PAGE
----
Individual out-of-state donations are also flowing to candidates, who can accept unlimited contributions. Prominent Republican donors Jay Faison, Stephen Wynn, Richard Uihlein, and Foster Friess forked over between $20,000 and $133,000 to Gillespie since July, according to reports filed Friday with the State Board of Elections and compiled by the Virginia Public Access Project. Meanwhile, Fred Eychaner of Chicago gave $125,000 to the Virginia Democratic Party.

Even more national figures could jump into the fray. Gillespie has invited President Trump and his cabinet to stump for him. Vice President Mike Pence and wife Karen Pence have made plans to fundraise for Gillespie, a onetime aide to former President George W. Bush.

There has been national interest in the race all year. Former Rep. Tom Perriello’s populist challenge to Northam in the Democratic primary was largely funded by out-of-state donors. Perriello, now a staunch Northam supporter, continues to raise funds for Win Virginia, which is working to flip seats in the state House. One of the group’s largest donors is LinkedIn co-founder Reid Hoffman of California, who has given the group $300,000.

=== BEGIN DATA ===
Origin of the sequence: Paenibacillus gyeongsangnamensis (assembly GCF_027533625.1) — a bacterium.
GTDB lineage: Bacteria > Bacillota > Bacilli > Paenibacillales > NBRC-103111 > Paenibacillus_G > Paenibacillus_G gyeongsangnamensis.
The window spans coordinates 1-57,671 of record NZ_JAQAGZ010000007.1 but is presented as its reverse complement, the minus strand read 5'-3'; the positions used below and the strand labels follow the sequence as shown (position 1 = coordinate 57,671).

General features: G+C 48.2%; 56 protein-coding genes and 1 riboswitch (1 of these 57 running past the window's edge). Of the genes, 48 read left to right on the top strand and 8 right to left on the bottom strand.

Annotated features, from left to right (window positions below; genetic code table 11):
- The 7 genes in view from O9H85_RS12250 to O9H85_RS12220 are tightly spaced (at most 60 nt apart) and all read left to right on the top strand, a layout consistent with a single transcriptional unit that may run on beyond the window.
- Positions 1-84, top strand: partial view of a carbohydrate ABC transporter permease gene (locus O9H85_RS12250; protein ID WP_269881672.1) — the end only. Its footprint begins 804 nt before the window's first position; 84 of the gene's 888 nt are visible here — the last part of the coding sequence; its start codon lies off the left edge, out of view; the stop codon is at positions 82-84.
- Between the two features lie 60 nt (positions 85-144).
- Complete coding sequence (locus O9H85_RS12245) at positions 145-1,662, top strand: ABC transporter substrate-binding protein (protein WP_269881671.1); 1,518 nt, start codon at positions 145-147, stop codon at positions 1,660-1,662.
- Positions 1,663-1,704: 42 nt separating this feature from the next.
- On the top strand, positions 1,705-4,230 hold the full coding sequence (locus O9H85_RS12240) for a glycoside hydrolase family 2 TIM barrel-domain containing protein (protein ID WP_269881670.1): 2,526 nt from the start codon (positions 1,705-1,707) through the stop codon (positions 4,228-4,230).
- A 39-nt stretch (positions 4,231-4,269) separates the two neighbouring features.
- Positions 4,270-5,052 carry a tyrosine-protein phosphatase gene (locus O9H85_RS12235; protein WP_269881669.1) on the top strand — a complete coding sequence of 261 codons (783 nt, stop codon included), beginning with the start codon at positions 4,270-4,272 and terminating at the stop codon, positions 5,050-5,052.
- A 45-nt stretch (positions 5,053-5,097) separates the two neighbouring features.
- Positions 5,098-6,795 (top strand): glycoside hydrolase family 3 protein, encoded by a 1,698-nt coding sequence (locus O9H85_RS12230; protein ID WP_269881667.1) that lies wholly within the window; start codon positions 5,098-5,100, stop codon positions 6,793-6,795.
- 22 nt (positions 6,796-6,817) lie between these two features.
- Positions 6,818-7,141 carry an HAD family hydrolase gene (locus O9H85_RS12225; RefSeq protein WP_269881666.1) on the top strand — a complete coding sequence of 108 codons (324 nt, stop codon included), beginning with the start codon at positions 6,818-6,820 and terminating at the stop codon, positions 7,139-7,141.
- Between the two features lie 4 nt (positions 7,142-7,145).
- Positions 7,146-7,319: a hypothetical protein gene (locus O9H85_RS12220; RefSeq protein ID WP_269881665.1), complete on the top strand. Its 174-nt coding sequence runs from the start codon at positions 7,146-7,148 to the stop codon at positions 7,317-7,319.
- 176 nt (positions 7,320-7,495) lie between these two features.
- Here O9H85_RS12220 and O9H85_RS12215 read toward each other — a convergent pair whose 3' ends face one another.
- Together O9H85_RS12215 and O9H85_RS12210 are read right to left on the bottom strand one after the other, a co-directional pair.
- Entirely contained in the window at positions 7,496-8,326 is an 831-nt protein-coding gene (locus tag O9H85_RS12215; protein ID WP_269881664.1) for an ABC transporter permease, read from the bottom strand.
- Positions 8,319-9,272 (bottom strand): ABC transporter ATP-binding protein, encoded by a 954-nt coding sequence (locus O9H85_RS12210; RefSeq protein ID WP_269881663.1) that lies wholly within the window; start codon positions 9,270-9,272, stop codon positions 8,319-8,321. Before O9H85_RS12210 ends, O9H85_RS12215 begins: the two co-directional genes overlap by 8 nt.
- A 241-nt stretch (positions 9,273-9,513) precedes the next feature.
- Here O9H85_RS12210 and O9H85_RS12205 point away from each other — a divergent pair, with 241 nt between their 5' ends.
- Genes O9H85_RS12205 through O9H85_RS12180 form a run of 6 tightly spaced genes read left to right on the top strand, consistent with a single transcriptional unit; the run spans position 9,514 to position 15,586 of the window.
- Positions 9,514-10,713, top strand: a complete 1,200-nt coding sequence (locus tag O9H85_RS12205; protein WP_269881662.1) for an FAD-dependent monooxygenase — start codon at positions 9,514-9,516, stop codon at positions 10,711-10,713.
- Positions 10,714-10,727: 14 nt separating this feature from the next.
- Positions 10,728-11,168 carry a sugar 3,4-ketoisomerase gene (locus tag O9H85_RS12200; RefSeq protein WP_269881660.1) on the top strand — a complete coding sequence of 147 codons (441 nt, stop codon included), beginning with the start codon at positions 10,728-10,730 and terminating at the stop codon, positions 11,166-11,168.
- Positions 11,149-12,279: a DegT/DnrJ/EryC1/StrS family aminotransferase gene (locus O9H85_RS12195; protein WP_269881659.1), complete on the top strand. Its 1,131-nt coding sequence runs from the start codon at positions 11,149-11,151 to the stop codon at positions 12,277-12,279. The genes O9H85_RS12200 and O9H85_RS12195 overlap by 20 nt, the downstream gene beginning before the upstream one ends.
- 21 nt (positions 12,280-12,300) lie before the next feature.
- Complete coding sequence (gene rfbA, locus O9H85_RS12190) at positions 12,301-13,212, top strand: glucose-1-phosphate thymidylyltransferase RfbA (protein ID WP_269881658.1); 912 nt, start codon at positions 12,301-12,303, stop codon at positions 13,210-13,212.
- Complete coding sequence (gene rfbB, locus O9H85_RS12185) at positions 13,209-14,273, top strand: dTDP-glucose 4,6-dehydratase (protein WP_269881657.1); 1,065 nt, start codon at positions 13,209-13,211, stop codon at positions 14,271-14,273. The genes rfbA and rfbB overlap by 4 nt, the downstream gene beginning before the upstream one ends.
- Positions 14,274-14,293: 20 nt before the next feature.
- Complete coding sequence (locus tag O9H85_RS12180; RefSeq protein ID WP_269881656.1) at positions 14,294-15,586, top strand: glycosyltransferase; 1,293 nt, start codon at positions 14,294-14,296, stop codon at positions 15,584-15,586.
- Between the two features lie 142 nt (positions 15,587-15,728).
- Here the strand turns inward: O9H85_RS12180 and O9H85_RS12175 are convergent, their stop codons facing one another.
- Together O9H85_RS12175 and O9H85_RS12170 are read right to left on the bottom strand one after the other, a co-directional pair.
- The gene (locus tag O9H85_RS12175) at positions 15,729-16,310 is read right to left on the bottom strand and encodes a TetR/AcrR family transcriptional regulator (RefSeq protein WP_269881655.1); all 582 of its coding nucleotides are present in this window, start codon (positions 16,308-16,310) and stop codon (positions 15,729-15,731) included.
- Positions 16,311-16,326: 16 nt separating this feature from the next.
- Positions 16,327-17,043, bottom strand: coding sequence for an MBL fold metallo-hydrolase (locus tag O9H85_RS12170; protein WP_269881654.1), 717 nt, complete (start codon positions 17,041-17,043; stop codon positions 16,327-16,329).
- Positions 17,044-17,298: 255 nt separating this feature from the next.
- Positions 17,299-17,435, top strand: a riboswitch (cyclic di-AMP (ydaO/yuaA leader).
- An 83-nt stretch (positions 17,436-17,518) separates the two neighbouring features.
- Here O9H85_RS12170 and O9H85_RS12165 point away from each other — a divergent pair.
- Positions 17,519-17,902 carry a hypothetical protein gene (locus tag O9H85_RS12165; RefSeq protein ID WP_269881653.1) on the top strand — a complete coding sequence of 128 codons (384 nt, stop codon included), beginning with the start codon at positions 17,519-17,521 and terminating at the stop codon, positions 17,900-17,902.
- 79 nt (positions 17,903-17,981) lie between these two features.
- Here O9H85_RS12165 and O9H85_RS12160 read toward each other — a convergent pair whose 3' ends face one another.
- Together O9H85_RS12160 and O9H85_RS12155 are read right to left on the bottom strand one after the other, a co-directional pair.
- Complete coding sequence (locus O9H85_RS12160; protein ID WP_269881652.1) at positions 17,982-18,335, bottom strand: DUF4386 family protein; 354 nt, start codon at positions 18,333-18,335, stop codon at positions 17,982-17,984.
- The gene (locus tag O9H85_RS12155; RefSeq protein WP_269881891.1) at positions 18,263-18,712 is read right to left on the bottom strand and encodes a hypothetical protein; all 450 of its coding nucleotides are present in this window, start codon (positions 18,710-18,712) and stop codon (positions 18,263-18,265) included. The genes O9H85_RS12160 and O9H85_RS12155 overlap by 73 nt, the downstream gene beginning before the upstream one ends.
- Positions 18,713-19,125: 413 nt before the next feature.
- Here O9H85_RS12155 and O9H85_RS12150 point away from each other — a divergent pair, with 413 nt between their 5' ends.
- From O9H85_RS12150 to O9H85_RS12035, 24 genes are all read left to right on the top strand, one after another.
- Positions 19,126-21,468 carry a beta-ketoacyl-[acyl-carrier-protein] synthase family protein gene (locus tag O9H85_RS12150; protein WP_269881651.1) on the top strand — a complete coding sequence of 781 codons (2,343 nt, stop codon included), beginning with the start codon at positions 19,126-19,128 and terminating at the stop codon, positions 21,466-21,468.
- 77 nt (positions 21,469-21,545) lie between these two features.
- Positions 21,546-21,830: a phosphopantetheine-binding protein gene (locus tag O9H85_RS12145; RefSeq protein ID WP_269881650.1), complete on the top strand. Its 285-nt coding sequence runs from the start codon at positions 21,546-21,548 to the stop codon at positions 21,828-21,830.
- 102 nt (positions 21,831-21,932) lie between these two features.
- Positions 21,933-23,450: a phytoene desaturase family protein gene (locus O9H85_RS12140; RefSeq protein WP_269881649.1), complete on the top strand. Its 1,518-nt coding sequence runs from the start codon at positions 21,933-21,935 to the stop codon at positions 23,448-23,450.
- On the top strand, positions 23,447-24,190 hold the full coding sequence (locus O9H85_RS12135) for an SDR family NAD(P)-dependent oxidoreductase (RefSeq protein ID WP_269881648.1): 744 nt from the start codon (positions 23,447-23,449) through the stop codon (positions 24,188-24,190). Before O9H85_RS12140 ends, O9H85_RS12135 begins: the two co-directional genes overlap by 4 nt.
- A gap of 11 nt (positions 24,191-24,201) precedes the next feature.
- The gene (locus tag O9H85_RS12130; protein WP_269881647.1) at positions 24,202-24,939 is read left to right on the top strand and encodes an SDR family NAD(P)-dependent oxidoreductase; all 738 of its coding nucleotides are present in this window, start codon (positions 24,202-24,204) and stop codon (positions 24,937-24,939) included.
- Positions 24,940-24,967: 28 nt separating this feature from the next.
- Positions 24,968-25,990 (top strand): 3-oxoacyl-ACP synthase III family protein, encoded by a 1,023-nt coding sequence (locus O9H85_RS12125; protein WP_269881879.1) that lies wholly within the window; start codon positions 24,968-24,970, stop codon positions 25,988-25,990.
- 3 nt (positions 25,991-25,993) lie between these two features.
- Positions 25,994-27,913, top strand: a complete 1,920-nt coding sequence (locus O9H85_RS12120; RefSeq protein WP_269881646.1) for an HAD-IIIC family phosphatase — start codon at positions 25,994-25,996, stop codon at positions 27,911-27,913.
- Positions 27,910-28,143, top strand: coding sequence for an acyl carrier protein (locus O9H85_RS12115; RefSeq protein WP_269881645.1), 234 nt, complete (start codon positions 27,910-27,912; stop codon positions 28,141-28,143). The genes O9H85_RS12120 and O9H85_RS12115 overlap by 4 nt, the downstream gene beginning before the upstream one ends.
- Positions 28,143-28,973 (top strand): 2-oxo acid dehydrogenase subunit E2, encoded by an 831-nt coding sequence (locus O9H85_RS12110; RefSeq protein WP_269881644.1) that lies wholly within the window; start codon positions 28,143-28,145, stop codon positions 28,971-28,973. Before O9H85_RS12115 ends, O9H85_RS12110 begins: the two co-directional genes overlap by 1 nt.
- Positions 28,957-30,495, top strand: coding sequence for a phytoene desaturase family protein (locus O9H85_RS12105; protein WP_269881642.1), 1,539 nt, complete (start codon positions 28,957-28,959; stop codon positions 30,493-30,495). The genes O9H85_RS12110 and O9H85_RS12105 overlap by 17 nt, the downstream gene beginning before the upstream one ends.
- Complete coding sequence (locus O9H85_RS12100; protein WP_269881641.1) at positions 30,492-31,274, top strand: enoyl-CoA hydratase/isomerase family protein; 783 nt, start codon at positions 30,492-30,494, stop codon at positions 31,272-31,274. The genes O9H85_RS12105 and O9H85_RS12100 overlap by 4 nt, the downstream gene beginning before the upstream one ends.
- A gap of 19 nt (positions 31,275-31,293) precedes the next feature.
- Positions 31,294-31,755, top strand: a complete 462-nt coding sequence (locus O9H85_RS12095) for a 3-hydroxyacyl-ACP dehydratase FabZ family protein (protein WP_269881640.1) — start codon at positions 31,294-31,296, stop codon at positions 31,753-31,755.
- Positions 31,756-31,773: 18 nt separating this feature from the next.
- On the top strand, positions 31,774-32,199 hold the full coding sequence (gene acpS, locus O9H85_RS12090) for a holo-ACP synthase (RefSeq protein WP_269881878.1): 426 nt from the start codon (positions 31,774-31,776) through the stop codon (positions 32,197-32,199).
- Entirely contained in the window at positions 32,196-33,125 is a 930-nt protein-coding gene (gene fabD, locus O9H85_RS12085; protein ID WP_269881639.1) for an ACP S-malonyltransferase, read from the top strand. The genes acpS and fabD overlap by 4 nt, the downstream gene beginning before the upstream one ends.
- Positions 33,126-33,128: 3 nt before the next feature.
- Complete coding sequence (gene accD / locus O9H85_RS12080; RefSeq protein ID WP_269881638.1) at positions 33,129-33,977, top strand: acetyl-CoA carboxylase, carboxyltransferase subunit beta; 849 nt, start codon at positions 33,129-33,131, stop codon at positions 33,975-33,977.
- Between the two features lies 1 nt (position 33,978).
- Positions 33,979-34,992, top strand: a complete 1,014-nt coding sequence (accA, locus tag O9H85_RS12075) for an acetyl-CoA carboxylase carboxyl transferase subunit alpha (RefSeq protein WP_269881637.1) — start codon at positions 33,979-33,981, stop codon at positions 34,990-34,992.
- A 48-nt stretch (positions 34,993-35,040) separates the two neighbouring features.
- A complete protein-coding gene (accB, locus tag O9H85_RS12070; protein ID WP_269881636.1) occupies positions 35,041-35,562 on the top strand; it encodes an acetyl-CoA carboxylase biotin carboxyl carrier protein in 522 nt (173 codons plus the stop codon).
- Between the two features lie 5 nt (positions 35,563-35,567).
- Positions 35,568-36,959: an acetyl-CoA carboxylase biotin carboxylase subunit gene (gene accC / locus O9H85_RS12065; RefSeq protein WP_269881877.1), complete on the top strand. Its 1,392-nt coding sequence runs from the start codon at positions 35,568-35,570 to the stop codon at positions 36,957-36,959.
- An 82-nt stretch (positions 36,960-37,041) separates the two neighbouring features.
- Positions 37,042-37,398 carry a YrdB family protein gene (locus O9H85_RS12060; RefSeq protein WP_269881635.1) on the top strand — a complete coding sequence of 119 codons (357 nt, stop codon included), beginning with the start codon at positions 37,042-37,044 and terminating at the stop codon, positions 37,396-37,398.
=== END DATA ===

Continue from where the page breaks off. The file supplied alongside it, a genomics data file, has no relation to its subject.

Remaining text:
“Democrats have not always been able to focus as many resources at the state and local level,” Perriello said. “And I think what you’re seeing, from the activists and grassroots groups to the candidates themselves to the donors, is a lot more interest in state and local offices. And Virginia just happens to be the prime mover just because the nature of the schedule.”